In Search Of The Perfect Egg
Just as there are purebred dogs and purebred horses, there is also purebred poultry. Since its founding in 1877, the Poultry Club of Great Britain has been the main organization in the U.K. dedicated to safeguarding "all pure and traditional breeds" of chicken, ducks, geese and turkey.
And, much like the American Kennel Club's
national competition, the also hosts a national show where breeders can enter their best eggs into the club's annual contest in November.
So what makes an egg a national award winner?
Toddy Hamilton-Gould, the Poultry Club's spokesperson, says the winning eggs have an even color, a symmetrical shape and and a strong, smooth shell with no blemishes.
This year's winner, shown above, came from a Silkie hen, a Chinese breed known for having feathers that look almost like fur.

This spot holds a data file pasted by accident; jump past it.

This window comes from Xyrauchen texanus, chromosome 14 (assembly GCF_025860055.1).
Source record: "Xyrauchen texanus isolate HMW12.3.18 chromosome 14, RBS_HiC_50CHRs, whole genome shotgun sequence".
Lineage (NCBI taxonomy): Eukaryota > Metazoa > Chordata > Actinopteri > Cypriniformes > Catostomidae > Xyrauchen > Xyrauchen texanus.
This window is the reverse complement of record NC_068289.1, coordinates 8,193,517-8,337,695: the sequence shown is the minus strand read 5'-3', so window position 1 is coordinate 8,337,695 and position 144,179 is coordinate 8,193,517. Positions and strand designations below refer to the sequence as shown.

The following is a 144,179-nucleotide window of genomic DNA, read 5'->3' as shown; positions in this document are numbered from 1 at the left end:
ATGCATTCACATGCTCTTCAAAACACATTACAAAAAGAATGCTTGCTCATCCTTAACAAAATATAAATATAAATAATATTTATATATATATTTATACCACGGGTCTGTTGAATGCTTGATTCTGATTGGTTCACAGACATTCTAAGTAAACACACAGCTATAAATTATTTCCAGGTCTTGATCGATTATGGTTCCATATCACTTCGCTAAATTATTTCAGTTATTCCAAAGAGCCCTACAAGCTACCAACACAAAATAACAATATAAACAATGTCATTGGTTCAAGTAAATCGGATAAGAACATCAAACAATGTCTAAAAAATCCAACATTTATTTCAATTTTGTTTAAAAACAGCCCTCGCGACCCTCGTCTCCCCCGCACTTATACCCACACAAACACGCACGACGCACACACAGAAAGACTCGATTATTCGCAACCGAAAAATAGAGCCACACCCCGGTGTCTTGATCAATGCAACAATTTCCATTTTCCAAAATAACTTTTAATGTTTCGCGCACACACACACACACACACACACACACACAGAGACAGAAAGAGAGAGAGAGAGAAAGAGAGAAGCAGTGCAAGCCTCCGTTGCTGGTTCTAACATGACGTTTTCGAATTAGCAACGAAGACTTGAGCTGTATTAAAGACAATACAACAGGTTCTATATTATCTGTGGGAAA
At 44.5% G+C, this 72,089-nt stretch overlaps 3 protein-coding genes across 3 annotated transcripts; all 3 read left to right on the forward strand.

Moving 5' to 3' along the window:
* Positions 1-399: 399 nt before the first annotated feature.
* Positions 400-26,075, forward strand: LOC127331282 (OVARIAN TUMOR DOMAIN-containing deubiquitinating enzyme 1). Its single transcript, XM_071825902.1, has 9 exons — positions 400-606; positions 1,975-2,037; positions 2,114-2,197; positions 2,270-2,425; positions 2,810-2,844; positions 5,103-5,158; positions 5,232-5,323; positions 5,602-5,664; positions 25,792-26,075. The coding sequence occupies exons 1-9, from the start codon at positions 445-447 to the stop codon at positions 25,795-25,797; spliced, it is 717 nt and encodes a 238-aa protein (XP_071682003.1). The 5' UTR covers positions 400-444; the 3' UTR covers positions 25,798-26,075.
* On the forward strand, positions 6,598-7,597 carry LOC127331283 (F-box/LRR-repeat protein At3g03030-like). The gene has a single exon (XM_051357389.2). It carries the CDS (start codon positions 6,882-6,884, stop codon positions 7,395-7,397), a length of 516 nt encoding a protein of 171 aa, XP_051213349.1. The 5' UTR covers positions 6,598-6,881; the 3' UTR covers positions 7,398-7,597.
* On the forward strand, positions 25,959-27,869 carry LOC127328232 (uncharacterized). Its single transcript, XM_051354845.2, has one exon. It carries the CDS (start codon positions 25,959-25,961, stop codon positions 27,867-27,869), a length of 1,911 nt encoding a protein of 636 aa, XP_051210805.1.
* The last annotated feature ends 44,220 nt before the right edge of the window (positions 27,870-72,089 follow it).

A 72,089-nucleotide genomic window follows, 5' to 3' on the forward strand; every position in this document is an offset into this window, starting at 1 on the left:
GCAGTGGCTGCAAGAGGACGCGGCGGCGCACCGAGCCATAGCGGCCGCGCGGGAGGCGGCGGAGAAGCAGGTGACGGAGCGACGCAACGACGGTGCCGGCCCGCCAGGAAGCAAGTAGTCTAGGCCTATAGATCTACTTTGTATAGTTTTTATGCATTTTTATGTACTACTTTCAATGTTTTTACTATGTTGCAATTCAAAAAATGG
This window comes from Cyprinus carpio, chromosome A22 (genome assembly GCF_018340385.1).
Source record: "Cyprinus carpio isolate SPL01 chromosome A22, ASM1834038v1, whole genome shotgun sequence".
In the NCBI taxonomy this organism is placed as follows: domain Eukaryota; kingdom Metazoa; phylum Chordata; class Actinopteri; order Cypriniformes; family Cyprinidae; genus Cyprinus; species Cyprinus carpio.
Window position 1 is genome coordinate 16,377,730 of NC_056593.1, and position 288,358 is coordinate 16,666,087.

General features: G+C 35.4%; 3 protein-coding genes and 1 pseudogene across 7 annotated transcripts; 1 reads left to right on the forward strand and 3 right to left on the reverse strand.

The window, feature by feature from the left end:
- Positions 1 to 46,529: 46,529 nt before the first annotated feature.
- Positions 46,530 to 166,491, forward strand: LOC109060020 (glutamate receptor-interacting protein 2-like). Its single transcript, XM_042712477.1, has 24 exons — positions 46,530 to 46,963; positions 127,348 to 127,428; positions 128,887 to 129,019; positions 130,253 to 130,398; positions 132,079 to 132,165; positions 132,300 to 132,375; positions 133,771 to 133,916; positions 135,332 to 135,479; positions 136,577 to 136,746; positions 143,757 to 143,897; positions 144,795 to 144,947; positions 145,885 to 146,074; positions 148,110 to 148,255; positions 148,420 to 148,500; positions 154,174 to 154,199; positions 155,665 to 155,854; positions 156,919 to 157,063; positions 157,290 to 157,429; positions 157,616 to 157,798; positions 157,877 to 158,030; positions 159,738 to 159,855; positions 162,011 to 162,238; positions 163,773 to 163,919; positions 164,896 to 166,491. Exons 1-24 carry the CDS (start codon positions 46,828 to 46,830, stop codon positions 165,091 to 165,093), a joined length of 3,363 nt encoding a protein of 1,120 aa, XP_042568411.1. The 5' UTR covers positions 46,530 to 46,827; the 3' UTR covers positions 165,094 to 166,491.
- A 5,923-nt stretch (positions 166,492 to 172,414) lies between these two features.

Hamilton-Gould emphasizes that the eggs are not judged on their taste. The Poultry Club wants to find eggs that are good for hatching chicks, she says, not for making an omelet. (But they sure look like they could do both.)
The club brings in judges, such as domestic waterfowl breeder Graham Hicks, shown above, to determine the winners.
In addition to being judged on shell shape and color, the eggs are split open using a pen knife to inspect their contents. Hamilton-Gould says the judges are looking for a fresh, firm yolk with a layered white and, obviously, no blood spots.
There's also a category for best decorated egg. This year's winner, shown below depicting an African goose, ready for its close up, was submitted by Sally Barnett.
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